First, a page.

[0008] Of course, if the user knows that he wants the same image, with the same manipulations, he used for this final page on the previous iteration of proof reading, or the same image he used several weeks before in a different document, he can create it and then specify it. However, this process can also be automatic and transparent to the user. The OPI Consumer can examine the current image name and processing, compare it to all of the stored images, and use a similar previous image if it is identical in all respects or easily derived from other saved images. Thus, the system will access the previous image even if the user doesn't know, or forgot, that it exists; and will save the user's time in any case by automatically accessing it.

[0009] It should be noted that even if the user of the prior art system did decide to store the final high resolution image, it can not be done in the prior art system since at the second PS Master stage the image is still missing the position, size, rotation and skewing of the final image, and after the Postscript Interpreter, the data has been reduced to a stream of binary bits which is unintelligible to the user, and which is useful only to feed the particular printer being used.


[0010] FIG. 1 is a flow chart of the standard, prior art OPI processing.

[0011] FIG. 2 is the improved OPI processing with image processing and caching.


[0012] FIG. 1 is a flow chart of the standard, prior art OPI processing. The user, typically working at a computer, and using a standard software page layout package like Quark Xpress or Adobe Pagemaker, generates a PS Master 10 which consists of text, low resolution images received from the prepress house and OPI commands about how the various items shall be located, rotated, scaled, etc.

[0013] Next, the OPI Consumer 12 (Such as Color Central) combines the high resolution image from an Image Database 11, with the PS Master 10 to form a second version of the PS Master 13. This is sent to the PS Interpreter 14 (Such as an Adobe PS Interpreter, or Xionics PS Interpreter) which puts the entire package into a form that the printer can use to generate the hard copy, or final page 15.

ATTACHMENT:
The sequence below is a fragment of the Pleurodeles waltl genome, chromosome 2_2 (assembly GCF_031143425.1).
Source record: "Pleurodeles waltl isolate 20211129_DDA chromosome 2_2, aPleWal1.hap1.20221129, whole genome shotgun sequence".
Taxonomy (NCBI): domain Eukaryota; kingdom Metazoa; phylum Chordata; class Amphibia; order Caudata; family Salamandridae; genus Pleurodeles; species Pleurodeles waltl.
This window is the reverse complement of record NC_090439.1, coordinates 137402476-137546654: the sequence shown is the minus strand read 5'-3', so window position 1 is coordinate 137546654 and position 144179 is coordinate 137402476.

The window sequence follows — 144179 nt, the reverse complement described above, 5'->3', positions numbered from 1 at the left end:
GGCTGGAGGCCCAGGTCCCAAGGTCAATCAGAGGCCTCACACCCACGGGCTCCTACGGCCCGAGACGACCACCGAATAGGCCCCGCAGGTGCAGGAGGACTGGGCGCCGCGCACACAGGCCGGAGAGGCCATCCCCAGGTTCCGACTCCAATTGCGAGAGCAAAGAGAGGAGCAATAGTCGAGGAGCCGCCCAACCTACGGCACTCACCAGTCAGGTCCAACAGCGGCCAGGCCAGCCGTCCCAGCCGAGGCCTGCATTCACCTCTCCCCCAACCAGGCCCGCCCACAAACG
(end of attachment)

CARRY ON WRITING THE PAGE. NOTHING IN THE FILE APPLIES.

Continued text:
[0014] FIG. 2 is the improved OPI processing with image processing and caching. As before, the user generates the first PS Master 10 in Quark Xpress or Adobe Pagemaker. This is processed in the OPI Consumer 12, where image processing (rotation, scaling, etc.) takes place (Box 16) to produce a manipulated image 17. The Manipulated image 17 goes back into the image database 11 as a cached image. The OPI Consumer produces the second PS Master 13. Finally, the second PS Master 13 is converted into a printerusable version by the PS interpreter 14 to produce the final page 15 on the printer. Using this system, for subsequent prints, steps 16 and 17 may be skipped by using the image cached in the database.

[0015] While the invention has been described with reference to a specific embodiment, it will be understood by those skilled in the art that various changes may be made and equivalents may be substituted for elements thereof without departing from the true spirit and scope of the invention. In addition, many modifications may be made without departing from the essential teachings of the invention.